At Le Puy a Black Madonna of Coptic origin was venerated. Le-Puy-GVThis cult was superimposed on an earlier one featuring a miraculous dolmen.

The dolmen, known as the Stone of Fevers was kept at the cathedral and the two cults continued to coexist.

Connections between Le Puy and Moorish Spain were strong and it is even recorded that Saracens travelled from Andalusia to Le Puy to offer gifts to the Black Madonna.

It is said that on his return, Godescalc arranged for the construction of a small chapel dedicated to the Archangel Michael on top of one of the volcanic pillars at Le Puy.

Le-Puy-StMThe chapel and the cathedral building offer many reminders of Moorish Spain.

Polylobed and horseshoe arches and the alternation of dark and light stone, in imitation of the great Mosque of Cordoba, suggest a fertile cultural exchange with Islamic culture.

The chapel, known as Saint Michel d’Aiguilhe still stands today.

Along the Via Podensis pilgrims directed their way over harsh terrain and through inhospitable lands to reach a remote sanctuary, the great abbey of Conques.  There were housed the relics of a virgin martyr of the Roman persecutions of the early fourth century.

Sainte Foy’s reputation for miracles was celebrated throughout Europe.conques-ts-early-dawn The monastic church was the first of the five great pilgrimage basilicas built at the end of the eleventh century, one of which was the cathedral of Santiago de Compostela. They were all built to the same plan with the purpose of accommodating the vast crowd of pilgrims who came to venerate the saintly relics.

Conques had grown from a small hermitage located by a mountain spring into one of the most powerful and eminent monasteries  of its day. An impoverished abbey, its fortunes changed considerably for the better when the monks audaciously stole the relics of their miracle working saint from another monastery in the year 866.

They had encased the relics in an imposing gold reliquary statue studded with precious gems. conques-ste-foy-mcuThis was the Majesty of Sainte Foy. It was kept on the high altar and was protected by a wrought iron grille forged from the chains and manacles of prisoners released from captivity by the saint’s intercession and then come to Conques to offer the instruments of their oppression as ex-votos.  The figure was seated on a throne, symbol of the saint’s role as judge over human affairs.

The head was reputedly constructed from the death mask of a Roman emperor. Inside the bones were wrapped in a shroud of  imperial purple linen from Byzantium. The sick and lame came to pray before the golden reliquary famous for restoring eyesight to the blind.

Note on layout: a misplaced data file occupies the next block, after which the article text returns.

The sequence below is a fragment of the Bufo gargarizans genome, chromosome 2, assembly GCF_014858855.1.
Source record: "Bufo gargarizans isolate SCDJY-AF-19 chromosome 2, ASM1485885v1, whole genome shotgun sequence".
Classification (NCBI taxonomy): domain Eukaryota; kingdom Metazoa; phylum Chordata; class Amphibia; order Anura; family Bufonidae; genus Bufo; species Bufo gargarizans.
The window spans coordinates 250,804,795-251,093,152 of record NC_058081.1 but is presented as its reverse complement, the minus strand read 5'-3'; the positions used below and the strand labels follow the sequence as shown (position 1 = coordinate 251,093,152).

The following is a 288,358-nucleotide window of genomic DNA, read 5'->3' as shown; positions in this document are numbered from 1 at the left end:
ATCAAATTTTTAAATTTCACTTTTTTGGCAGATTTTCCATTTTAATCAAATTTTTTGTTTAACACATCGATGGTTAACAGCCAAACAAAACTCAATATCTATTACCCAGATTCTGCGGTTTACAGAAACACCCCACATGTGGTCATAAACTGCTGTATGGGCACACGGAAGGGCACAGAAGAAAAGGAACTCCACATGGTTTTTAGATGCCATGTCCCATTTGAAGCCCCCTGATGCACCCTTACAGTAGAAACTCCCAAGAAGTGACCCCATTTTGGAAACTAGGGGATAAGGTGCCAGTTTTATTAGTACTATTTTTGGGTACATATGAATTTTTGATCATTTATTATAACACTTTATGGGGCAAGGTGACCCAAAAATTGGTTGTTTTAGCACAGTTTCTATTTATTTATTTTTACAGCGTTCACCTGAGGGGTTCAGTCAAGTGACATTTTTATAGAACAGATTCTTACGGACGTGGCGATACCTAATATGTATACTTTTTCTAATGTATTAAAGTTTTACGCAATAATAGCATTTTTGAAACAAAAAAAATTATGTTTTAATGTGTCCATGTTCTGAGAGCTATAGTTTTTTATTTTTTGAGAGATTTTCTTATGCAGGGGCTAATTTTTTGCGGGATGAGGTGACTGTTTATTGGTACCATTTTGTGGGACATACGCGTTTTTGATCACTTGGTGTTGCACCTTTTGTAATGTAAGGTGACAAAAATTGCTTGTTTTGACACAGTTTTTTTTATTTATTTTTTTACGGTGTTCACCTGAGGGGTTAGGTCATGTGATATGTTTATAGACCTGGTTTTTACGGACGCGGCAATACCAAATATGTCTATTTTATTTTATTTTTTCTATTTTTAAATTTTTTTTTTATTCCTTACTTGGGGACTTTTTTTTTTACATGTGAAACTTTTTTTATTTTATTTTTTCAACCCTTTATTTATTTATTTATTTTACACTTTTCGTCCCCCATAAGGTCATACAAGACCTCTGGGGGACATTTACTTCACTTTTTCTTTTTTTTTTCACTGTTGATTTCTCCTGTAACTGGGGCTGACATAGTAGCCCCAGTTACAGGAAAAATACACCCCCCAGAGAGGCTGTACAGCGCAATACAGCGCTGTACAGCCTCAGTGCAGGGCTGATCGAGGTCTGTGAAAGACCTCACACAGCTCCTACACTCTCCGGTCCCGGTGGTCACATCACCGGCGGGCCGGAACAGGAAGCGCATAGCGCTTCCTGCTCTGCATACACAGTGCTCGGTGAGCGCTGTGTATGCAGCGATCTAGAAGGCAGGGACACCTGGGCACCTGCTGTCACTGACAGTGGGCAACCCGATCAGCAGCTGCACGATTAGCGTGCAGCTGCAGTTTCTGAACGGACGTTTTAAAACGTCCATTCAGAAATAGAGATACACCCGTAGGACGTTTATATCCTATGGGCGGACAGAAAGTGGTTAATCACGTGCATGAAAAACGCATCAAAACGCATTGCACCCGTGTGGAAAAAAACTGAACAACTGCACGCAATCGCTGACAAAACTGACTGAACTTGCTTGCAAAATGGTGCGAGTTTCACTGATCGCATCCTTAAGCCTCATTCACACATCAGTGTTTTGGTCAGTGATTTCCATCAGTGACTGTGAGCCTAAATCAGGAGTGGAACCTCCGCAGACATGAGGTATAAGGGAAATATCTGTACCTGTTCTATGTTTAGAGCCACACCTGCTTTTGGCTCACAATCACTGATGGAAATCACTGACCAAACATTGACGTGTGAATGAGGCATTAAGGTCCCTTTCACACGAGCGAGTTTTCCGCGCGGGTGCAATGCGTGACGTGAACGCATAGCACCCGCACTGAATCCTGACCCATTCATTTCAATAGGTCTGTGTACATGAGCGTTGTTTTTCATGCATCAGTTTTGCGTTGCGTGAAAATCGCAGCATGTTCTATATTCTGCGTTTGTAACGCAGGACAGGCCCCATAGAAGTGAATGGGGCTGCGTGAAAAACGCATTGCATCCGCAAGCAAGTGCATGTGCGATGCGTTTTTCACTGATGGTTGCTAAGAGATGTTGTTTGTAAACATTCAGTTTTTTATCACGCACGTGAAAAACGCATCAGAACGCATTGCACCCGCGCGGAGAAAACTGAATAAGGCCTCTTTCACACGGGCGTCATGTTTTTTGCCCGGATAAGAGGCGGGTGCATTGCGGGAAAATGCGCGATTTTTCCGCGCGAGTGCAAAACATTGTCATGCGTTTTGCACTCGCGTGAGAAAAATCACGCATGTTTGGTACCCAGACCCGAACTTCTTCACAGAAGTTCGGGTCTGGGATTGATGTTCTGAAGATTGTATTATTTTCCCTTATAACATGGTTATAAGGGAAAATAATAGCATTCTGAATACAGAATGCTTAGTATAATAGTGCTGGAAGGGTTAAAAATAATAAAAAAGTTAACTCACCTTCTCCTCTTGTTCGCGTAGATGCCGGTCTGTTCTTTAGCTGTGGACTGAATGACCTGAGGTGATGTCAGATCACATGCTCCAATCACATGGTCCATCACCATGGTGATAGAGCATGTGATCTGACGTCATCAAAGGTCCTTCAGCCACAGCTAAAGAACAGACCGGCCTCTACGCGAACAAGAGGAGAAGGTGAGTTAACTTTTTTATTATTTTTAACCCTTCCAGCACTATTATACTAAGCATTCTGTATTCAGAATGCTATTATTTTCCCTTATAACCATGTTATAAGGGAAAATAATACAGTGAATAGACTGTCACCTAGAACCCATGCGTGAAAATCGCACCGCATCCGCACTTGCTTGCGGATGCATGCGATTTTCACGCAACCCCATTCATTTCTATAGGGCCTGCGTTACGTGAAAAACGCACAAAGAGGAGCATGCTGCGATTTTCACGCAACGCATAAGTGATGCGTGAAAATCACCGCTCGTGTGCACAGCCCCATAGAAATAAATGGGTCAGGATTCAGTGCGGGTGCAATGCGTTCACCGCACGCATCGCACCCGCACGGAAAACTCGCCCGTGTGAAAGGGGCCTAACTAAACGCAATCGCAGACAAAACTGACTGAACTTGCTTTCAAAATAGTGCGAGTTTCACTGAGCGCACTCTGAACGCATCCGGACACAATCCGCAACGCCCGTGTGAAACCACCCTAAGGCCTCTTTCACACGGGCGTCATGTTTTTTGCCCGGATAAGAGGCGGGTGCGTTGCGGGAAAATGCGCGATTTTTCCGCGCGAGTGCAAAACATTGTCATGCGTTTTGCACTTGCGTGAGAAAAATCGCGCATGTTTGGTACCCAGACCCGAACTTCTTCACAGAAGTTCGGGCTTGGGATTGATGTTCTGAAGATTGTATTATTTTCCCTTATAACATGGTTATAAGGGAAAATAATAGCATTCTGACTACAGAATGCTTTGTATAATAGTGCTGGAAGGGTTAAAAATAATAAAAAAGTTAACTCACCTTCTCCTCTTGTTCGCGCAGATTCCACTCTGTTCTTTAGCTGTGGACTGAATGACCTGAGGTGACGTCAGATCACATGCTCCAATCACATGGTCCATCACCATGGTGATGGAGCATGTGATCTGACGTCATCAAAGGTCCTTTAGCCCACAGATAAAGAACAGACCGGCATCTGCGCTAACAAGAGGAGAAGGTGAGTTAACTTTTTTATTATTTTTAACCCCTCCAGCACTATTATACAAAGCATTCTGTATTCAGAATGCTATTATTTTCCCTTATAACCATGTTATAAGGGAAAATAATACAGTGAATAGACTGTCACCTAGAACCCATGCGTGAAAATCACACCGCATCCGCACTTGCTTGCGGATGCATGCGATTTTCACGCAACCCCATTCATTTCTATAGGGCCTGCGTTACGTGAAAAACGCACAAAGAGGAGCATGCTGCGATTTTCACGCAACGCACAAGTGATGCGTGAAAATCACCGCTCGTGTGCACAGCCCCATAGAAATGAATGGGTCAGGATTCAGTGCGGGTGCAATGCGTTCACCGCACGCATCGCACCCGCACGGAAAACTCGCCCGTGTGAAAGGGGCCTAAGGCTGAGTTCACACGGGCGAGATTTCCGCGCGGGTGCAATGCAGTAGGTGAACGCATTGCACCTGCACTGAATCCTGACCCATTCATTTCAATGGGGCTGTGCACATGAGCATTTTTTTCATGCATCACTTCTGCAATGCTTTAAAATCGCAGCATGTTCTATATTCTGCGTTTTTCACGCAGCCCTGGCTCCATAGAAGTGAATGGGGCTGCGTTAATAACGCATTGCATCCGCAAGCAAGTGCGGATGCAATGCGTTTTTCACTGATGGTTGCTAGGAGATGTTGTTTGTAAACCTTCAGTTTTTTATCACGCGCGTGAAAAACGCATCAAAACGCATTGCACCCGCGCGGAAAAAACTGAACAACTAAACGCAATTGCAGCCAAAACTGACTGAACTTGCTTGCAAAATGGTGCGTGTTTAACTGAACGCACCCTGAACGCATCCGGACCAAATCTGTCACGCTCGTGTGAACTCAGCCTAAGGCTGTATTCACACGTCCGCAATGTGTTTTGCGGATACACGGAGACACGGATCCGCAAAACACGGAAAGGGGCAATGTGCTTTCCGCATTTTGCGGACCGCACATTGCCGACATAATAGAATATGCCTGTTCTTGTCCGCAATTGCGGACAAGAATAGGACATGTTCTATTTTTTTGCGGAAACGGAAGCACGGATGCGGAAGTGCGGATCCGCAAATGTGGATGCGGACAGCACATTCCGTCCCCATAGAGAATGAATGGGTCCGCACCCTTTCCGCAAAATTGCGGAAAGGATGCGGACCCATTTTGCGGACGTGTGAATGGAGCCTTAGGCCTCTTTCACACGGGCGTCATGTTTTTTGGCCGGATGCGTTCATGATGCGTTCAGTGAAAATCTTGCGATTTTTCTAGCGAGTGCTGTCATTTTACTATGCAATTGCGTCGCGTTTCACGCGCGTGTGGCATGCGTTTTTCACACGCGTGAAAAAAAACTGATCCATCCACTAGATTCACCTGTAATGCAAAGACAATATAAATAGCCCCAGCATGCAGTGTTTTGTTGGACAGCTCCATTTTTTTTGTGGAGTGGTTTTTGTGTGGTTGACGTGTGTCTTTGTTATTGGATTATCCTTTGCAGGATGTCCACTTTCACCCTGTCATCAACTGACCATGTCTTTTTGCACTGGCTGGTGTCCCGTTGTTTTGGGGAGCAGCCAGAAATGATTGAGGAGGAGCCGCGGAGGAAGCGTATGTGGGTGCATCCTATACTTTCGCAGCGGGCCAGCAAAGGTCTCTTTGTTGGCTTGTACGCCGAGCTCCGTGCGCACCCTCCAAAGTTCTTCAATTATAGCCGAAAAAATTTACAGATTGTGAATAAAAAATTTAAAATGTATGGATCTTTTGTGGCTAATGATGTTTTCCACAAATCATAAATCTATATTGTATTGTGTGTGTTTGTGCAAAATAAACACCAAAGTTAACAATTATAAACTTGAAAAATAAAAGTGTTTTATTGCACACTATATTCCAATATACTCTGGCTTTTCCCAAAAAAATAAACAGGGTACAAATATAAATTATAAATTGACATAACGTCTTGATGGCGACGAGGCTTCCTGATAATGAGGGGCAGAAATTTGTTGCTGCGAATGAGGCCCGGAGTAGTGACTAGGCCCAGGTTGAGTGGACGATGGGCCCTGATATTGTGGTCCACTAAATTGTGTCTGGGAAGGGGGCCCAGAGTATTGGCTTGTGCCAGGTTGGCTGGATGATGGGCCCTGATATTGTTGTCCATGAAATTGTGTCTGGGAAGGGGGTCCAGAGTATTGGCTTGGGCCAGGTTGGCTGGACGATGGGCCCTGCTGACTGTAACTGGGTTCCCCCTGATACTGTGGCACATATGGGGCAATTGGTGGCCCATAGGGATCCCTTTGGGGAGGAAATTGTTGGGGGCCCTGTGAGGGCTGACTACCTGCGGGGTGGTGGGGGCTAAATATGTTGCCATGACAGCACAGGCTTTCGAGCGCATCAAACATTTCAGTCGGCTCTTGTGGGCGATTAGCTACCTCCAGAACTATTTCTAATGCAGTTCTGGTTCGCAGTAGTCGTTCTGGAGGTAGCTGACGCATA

The news of the saint’s miracles spread. In 1013 Bernard of Angers a cleric from the north visiting Conques was impressed by what he saw; “What was true through God’s will could not be suppressed and belief in its truth was already spreading through all Europe”, he wrote.conques-chevet-2

Conques became a vital station on the pilgrimage road to Compostela and its monks  were installed as abbots and bishops in monasteries and towns recently recovered from Saracen rule by the Crusaders of the Spanish Reconquest. Its territory and possessions grew and included numerous establishments along the pilgrim road such as the monastery at Roncevaux.

le-puy-st-michel-skyIn the year 951 the bishop of the Auvergnat town of Le Puy-en-Velay, Gotteshalk led the first recorded pilgrimage from France to Compostela. On his return it is said, he ordered the building of the church of Saint Michel de l’Aiguilhe on top of one of several volcanic pinnacles which rose from the ground of that geologically strange town, like a finger pointed at the heavens.

The road of Le Puy was frequented by the Burgundians and the Teutons according to the Guide. They passed through the cathedral town of Le Puy,  situated in a small depression on the high plateau of the Auvergne.
There they venerated a black coptic figure of the Madonna and a miraculous druidic dolmen known as the Stone of Fevers.

rouergue-quercyThis route led through rugged and inhospitable regions but in spite of the difficulties, its popularity was assured because it passed by way of the abbey of Conques, one of the most important reliquary shrines in Western Christendom,

There they found the golden statuette when encased the relics of a saint of prodigious miracle working powers. This was Sainte Foy a virgin martyr of fourth century Roman persecutions. Great numbers flocked to this shrine which became a major station on the pilgrimage to Compostela.

Passing along the valley of the Lot River pilgrims venerated the relics of Saint lot-11Hilarion, martyred at the hands of the Saracens in the eighth century at Espalion.

Along the Lot river, pilgrims received assistance at the important abbeys at Figeac and Marcilhac before coming to the greatest monastic centre in southern France at Moissac.